I know when the

      challenges surmount

      that we cling to the

      little bits of joy, losing

      them can be the most

      devastating.

      our “monthaversary”

      tradition of eating in a

      new place on the 18th

      of every month, our

      wedding day. I did not

      want this to fall victim

      to the virus, not at all.

      Providence has placed

      us next to a larger yacht

      with a full time, excellent

      Chef, who was glad to help. So, a plan began to take shape.

      Priam was thrilled to be our maître de and server. He and I

      strung some colored lights around the upper bridge table

      and “lit” the electric candles. I broke out the last of my

      Selene cutlery and crystal wine glasses, menus printed for

      the Further Cafe, and all set.

      All this activity was done in James Bond-like secrecy, Donna

      had no idea. Ok, some idea ha ha. I told her to dress up, a

      limo will pick us up at six pm. Priam drew us nice limonene

      which drove up to the candlelit deck. Our fine water told

      us he and a nice Pinoy 2016 (gift from the Chef) and an

      excellent Sprite, 2020, I ordered both. The meal was

      sublime, incredible salad, steaks and fried rice, plus desert.

      Sitting under the Christmas lights, in the shipyard, we had

      the most memorable of our “monthaversary” meals ever, all

      on our very own “Isolation Island”.

      I hope this creates memories Priam will tell his kids/grandkids;

      How we came together as a family, had wonderful albeit

      unique holidays, and how we learned to be grateful for what

      we have. So for now, 45 days on the barge, making every

      day a new adventure; we are Living Large on the Barge!

      17


      18


      19


      A foiling windsurf

      20


      The Foiling

      Revolution

      Words by ROY ESPIRITU

      Photographs as Credited

      The science of watercraft is being pushed to the

      limits, allowing sailboats to sail more than twice

      the speed of true wind, and all sorts of watercraft

      getting sustained higher speeds more than ever

      before. All of this is because of foiling, the revolution in

      water propulsion that started in the early 21st century and

      is now gaining popularity and used

      on all kinds of water craft, from surf

      boards to 75 foot America’s Cup racing

      yachts.

      In Fluid Dynamics, a foil is a solid object

      with a shape such that when placed

      in a moving fluid at a suitable angle

      of attack, the lift (force generated

      perpendicular to the fluid flow) is

      substantially larger than the drag (force

      generated parallel to the fluid flow). If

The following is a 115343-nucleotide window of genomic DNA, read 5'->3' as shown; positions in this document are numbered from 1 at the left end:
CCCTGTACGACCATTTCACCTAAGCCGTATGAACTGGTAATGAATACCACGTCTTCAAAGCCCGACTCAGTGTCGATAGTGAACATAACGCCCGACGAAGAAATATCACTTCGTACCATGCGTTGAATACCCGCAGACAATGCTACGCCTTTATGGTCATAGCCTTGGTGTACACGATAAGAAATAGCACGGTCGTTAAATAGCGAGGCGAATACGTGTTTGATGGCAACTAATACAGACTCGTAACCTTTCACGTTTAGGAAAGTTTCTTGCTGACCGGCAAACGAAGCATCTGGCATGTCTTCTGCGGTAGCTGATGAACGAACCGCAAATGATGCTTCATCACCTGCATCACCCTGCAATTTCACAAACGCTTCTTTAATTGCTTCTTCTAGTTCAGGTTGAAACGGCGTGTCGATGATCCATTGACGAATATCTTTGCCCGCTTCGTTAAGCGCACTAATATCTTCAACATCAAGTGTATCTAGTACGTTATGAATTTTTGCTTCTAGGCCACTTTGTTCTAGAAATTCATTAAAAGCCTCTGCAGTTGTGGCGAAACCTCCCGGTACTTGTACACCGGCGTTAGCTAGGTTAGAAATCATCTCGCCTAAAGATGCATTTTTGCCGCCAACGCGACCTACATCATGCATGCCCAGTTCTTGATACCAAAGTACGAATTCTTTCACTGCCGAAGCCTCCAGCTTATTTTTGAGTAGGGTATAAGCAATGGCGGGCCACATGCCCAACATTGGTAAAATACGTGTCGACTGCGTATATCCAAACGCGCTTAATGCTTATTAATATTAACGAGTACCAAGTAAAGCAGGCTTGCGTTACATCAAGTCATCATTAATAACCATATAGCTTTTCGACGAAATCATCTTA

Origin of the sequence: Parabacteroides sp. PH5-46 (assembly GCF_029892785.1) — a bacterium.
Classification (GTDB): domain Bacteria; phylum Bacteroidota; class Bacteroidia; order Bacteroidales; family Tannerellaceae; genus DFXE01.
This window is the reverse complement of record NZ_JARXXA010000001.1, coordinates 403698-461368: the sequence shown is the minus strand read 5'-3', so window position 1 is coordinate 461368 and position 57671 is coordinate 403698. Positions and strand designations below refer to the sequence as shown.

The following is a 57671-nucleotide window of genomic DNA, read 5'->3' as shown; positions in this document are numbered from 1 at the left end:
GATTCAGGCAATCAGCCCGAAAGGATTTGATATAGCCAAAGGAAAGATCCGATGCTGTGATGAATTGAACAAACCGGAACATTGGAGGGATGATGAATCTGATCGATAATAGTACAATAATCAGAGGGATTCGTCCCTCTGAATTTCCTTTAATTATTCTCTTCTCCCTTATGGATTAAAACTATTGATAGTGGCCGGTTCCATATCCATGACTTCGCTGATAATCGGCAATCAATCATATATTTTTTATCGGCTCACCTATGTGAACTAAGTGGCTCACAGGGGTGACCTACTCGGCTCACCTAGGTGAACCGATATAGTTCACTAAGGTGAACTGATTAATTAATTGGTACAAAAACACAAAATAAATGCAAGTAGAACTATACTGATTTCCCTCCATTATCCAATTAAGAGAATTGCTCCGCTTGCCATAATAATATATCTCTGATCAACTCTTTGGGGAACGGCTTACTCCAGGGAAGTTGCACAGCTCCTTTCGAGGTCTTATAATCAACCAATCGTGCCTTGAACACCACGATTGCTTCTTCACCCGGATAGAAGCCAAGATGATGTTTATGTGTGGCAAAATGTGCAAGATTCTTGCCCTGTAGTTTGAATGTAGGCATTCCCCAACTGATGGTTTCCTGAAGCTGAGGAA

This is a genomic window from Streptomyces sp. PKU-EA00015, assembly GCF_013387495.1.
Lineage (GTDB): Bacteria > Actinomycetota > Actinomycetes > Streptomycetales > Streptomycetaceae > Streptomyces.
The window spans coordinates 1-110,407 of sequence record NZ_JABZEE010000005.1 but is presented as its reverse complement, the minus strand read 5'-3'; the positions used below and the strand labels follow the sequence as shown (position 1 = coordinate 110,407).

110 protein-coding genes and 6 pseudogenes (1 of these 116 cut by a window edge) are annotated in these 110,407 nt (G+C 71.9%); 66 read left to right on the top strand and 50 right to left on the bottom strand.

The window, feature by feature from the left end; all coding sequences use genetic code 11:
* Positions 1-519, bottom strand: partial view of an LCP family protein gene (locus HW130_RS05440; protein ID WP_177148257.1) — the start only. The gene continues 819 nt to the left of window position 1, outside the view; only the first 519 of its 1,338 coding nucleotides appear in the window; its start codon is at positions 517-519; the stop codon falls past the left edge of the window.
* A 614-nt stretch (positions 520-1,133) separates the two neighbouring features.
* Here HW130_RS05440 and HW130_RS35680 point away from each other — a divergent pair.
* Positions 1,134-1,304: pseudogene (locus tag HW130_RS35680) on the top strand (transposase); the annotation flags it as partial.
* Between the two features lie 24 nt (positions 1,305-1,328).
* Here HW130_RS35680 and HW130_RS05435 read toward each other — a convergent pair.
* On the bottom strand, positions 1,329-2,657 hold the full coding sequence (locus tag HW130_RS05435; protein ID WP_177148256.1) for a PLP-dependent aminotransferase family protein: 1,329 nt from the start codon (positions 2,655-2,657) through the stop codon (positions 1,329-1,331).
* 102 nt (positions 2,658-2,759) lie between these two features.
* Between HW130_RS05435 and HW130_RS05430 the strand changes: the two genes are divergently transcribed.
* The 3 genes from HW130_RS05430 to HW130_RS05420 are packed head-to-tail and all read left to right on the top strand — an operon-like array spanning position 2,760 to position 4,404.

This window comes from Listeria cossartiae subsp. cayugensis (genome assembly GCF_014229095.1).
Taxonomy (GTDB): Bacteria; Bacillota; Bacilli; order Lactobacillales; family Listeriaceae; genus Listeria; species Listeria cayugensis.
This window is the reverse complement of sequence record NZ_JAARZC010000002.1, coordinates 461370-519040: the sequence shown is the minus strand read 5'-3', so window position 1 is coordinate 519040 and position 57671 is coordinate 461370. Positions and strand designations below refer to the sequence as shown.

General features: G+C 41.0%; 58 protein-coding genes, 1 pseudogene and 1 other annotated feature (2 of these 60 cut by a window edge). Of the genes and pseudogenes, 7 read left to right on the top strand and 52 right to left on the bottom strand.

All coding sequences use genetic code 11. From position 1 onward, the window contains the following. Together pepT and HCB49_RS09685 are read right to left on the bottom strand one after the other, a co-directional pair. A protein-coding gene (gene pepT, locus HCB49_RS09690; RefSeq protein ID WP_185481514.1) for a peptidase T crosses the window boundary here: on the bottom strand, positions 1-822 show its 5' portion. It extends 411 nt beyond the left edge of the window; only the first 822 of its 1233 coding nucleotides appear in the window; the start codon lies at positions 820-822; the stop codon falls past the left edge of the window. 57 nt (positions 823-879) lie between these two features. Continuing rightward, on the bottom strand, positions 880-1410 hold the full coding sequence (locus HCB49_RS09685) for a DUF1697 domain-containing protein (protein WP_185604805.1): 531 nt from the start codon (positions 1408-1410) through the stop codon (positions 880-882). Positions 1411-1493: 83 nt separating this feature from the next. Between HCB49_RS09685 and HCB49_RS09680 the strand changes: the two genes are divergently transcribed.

the fluid is a gas, the foil is called an airfoil or aerofoil, and

      if the fluid is water the foil is called a hydrofoil.

      Hydrofoils are all about reducing drag, reducing the vessel’s

      wetted surface allowing it to go faster. The International

      moth, a developmental class of singlehanded sailing dinghy,

      has seen the most widespread use of lifting foils in sailboats

      and was instrumental in technological development as well

      as popularizing foiling watercraft. Being a developmental

      class and not a one design class meant that innovations

      came quickly and were adopted widely. Without the

      innovations that came from the moth class, foiling on

      sailboats probably would have progressed much slower.

      Hydrofoils are all

      about reducing drag,

      reducing the vessel’s

      wetted surface

      allowing it to go

      faster.

      Lift using foils have been the basis of flight for airplanes

      since the Wright brothers, a wing after all is an aerofoil.

      While for sailboats the principle of lift usually applies to its

      sails creating lateral lift and allowing it to sail at a tighter

      angle into the wind. While underwater foils like center

      boards and rudders provide a similar lateral lifting force.

      Hydrofoils lift boats out of the

      water, thereby reducing drag, less

      surface friction means more speed.

      Traditional sailboats like the Laser

      and the Optimist have been fitted

      with foils with varying degrees of

      success. Flying above the water on

      foils is simple in principle but not

      that easy to implement, there are so

      many variables, it can be a challenge

      to keep track of them all on complex

      boats like the International Moth

      The Moth has two centerline T-foils, the forward foil is

      located where the centerboard is, while the aft foil is on

      the rudder. Ride height is controlled by flaps on the leading

      foil that is connected to a surface sensor wand. The moth is

      Hydrofoils as we used to know them,

      the Aldebaran a fast passenger ferry

      Marc Weiler